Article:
In the center of your axle there is a Differential (circled in green above). If you have Independent Suspension you still have a differential, only it is bolted to the vehicle in the center of the suspension assembly rather than being part of the axle. The differential contains the gears that convert the rotation of your driveshaft to rotation of the axle shafts, and the design of the differential determines how much of the power is transferred to each tire.
The reason a differential exists in the first place is that when you go around a corner the outside tire has to travel farther than the inside tire, so it has to spin faster. Without a differential dealing with this speed difference you would drag a tire on every corner.
There are four basic designs for a differential:
Open - This is your standard differential that has gears to allow the outside tire to move faster than the inside tire when cornering. It gives the best handling but power goes to the path of least resistance, so if a tire spins then the other tire on that axle gets no power.
Limited Slip - Gears or clutches ensure that each tire always gets small amount of power, even if the other is spinning. It may only be 10-20% of your engine power, but in all but the most challenging situations it should be enough to keep you moving. It can't compare to a true locker for traction, but it is much more street friendly.
Locker - Spring loaded teeth Keep the two sides of the axle locked together, so both tire spin the same speed. When cornering on the road the strain caused by the tires trying to travel different speeds makes the springs release and the locker ratchets to release the strain. Depending on the locker this can happen relatively smoothly, or with a jerk and a bang. Typically the more tough and durable lockers have the worst driving manners, and having the tires locked on slippery streets can make the back end of the vehicle very twitchy.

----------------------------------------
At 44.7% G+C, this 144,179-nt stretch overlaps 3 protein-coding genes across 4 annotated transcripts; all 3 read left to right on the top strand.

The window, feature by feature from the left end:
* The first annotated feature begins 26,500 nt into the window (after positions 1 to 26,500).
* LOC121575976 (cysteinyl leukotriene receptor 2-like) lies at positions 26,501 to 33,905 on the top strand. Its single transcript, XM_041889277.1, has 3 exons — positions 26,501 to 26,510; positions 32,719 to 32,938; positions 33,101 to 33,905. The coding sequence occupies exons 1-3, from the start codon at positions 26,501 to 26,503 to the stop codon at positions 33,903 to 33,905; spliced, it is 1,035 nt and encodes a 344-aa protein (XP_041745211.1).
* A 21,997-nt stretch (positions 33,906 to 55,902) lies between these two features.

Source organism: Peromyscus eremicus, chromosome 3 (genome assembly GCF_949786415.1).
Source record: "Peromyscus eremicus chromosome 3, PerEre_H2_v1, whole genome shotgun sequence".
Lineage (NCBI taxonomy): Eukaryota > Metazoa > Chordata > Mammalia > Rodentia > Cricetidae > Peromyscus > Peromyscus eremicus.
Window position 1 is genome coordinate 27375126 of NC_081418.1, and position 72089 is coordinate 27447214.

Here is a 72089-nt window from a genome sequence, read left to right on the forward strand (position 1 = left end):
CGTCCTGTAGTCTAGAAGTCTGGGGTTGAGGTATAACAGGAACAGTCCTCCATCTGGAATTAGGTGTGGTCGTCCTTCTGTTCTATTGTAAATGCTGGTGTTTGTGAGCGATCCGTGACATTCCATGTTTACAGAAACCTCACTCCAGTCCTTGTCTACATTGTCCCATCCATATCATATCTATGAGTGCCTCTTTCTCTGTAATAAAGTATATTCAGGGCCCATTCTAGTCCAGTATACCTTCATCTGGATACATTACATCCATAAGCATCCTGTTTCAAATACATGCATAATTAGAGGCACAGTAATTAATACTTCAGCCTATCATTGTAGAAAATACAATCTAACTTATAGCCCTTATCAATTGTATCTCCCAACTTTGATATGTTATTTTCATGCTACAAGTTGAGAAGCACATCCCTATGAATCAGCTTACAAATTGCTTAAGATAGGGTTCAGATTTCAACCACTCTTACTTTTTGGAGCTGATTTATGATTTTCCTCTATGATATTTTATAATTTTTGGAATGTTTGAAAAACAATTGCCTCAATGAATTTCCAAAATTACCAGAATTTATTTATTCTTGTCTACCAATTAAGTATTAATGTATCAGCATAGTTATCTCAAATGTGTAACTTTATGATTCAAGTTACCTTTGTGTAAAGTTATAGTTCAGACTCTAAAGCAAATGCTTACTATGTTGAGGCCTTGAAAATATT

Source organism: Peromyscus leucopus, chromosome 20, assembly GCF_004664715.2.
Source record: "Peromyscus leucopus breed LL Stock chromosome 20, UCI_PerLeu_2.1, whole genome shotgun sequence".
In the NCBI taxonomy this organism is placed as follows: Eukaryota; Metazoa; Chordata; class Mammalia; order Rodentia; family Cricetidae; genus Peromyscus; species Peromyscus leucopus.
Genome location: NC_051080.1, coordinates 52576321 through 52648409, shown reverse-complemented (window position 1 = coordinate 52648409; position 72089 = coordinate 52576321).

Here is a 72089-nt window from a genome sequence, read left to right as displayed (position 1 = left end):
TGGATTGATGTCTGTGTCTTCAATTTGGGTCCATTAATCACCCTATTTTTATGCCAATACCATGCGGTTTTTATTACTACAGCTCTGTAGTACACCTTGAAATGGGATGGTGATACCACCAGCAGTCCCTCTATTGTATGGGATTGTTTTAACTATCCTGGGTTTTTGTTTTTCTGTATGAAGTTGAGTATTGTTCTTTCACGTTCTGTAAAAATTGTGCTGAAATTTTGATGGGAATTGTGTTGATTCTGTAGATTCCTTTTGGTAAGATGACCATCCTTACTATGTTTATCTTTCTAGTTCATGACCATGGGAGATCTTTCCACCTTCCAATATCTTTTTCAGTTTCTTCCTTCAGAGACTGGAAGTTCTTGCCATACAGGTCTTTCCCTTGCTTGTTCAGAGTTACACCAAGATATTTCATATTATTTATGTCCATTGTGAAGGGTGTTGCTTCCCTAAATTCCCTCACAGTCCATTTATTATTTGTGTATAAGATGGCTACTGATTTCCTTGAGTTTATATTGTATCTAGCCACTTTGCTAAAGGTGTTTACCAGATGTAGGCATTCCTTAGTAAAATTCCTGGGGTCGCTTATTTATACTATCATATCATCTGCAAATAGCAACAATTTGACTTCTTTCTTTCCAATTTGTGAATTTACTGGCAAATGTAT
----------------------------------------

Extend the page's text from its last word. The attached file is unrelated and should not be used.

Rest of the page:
Switchable (Selectable) locker - The best of both worlds, a switchable locker is Open until you activate it. This allows for good street manners and lets you choose whether you want to try an obstacle without the help of the locker for more of a driving challenge, but is fully locked when needed. Selectable lockers are also a great choice for a front axle, as having the front axle locked can make turning very difficult.
You can also replace your differential with a Spool. A spool locks the axle all the time, with no ratcheting action and no way to turn it off. Generally these are only used for off-road only rigs, as the street manners are horrible and the constant dragging of tires on corners wears them out fast.
What happens when your Open-Dif rig lifts two opposite tires
The final piece of information you need about adding lockers to you rig is that being able to keep putting power to the one tire that has traction can put a lot of strain on the axle, especially if a tire spins then suddenly regains grip. Put oversized tires and a locker in a light duty axle and you have a recipe for snapped axle shafts.